Pimm and Lawton (1980) proposed that food webs should be compartmentalized between, but not within, habitats. Whereas the relatively distinct communities representing disturbed versus undisturbed patches within an ecosystem represent compartmentalization, the communities within habitat patches should not be compartmentalized. This property largely follows from the constant connectivity hypothesis (i.e., compartmentalization is inconsistent with equal linkage among species).
The vague definition of habitat complicates assessment of compartmentaliza-tion. For example, does soil/litter constitute a habitat or a subunit of the site habitat? Soil/litter subcommunities tend to be distinct from plant-based above-ground subcommunities.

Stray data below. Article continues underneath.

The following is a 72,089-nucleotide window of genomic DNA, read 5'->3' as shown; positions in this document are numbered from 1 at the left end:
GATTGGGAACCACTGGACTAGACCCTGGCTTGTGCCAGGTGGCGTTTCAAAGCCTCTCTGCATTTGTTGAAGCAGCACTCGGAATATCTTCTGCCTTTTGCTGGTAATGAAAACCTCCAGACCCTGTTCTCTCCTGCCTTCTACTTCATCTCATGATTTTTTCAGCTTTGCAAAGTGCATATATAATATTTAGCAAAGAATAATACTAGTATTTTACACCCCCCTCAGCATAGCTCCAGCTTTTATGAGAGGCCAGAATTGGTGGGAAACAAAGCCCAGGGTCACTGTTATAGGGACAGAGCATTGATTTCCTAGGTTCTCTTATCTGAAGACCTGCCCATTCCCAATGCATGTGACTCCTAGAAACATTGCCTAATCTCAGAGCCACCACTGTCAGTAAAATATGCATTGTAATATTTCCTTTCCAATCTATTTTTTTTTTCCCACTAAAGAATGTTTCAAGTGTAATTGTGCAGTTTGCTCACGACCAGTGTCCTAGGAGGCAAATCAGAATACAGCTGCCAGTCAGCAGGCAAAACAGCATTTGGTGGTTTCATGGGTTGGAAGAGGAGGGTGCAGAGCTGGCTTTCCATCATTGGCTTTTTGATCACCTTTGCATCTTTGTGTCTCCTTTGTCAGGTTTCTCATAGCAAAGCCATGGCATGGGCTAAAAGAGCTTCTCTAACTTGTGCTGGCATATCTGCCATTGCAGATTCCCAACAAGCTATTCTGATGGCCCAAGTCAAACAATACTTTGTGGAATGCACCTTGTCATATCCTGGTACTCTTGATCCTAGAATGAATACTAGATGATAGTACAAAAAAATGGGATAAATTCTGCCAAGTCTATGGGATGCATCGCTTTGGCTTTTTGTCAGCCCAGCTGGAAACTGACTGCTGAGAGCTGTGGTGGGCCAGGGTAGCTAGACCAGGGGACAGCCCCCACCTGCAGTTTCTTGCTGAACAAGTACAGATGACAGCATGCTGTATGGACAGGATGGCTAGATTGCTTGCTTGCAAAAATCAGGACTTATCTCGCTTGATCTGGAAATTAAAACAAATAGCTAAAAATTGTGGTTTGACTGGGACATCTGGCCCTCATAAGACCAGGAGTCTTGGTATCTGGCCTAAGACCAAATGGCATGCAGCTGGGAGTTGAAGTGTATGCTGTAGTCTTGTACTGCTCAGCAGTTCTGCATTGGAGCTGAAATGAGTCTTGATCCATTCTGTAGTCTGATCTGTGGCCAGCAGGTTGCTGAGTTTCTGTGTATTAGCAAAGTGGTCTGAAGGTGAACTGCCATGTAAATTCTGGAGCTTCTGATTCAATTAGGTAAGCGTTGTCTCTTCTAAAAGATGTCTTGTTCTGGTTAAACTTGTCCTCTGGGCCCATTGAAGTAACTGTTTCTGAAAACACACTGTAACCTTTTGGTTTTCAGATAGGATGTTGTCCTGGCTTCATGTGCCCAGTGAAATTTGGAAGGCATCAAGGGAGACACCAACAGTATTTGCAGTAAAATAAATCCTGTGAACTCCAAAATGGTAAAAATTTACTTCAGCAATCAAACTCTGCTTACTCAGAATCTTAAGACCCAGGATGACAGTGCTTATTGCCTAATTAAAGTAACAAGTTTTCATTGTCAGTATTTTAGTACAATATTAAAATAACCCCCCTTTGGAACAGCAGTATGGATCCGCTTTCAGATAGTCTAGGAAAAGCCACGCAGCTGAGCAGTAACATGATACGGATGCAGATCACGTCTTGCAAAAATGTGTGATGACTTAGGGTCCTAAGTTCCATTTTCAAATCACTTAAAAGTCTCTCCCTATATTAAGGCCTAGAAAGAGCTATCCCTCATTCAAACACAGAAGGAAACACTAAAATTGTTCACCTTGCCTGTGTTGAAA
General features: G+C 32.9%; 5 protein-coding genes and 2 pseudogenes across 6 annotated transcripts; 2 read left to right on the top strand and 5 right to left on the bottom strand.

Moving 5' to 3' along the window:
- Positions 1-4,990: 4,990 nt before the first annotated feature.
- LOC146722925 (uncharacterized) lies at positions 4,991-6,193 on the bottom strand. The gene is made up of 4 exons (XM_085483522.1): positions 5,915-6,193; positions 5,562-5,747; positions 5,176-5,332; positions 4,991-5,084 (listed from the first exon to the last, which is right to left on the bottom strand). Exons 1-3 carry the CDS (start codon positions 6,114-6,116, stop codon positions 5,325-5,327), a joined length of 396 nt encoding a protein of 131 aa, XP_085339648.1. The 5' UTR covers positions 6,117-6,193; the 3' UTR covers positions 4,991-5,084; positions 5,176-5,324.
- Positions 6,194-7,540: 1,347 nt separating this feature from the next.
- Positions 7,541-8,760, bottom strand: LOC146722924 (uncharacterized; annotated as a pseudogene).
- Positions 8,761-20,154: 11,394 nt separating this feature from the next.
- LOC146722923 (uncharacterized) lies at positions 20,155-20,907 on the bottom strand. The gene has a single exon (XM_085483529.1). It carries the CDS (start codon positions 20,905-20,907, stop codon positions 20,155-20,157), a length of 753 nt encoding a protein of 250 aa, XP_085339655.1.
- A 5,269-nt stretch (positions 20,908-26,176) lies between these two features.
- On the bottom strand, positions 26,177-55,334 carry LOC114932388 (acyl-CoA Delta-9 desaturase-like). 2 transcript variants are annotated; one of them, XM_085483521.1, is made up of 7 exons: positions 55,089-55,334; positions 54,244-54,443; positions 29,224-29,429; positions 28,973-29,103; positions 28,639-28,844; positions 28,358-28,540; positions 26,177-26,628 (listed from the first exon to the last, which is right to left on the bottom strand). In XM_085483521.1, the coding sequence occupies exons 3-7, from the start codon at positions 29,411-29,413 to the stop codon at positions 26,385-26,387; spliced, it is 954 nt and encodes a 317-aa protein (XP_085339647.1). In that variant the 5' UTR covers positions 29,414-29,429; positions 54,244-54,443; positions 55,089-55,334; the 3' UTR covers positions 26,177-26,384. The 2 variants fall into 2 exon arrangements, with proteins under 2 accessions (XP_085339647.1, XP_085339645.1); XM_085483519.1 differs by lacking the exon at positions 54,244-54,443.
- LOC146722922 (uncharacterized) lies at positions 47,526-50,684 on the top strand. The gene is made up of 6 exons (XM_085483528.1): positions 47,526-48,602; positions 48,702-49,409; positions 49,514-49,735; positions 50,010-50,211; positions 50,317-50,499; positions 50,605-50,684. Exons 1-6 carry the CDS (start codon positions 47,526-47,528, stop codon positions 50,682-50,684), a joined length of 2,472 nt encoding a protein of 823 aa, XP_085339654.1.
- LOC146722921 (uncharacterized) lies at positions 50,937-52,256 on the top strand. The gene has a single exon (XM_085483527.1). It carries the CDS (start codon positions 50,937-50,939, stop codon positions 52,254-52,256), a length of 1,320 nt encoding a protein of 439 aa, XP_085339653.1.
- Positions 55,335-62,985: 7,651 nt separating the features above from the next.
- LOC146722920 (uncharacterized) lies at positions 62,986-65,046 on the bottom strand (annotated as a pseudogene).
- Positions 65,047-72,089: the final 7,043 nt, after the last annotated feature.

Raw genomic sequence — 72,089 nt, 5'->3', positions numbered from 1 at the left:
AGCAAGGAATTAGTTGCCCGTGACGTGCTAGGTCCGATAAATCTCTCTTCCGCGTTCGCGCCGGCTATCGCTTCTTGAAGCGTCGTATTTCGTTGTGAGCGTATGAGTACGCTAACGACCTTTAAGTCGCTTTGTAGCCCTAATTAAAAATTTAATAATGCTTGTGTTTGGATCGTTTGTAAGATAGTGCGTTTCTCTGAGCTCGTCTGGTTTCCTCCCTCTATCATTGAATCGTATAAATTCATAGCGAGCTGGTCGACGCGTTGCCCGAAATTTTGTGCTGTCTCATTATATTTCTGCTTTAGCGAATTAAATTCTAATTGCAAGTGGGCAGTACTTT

Nevertheless, compartmentalization can be identified within recognized habitats. j. Moore and Hunt (1988), Polis (1991b), and Reagan et al. (1996) found distinct compartmentalization within the community of a single patch when arthropod species or "kinds" were distinguished (see Table 9.2). Distinct com-partmentation of arthropod assemblages has been shown among plant species (e.g., Fig. 9.7) and even between trees and sapling of the same species (Basset 2001). Compartmentalization reflects the development of component communities composed of specialists feeding on particular resources and the resulting channels of energy and material transfer. Host specificity appears to occur more frequently and at a finer spatial scale among herbivorous and detritivorous arthropods, based on their small size, short life spans, and intricate biochemical interactions (see Chapter 3) that facilitate rapid adaptation for utilization of particular resources, even within individual leaves (e.g., Mopper and Strauss 1998, K. Parsons and de la Cruz 1980). Many parasitoids also are host specific, so that compartmentalization is maintained at higher trophic levels among arthropods. Of course, generalists at all trophic levels connect compartments and maintain the web of interactions. J. Moore and Hunt (1988) found that compartmentalized models of food webs were more stable than were noncompartmen-talized webs.
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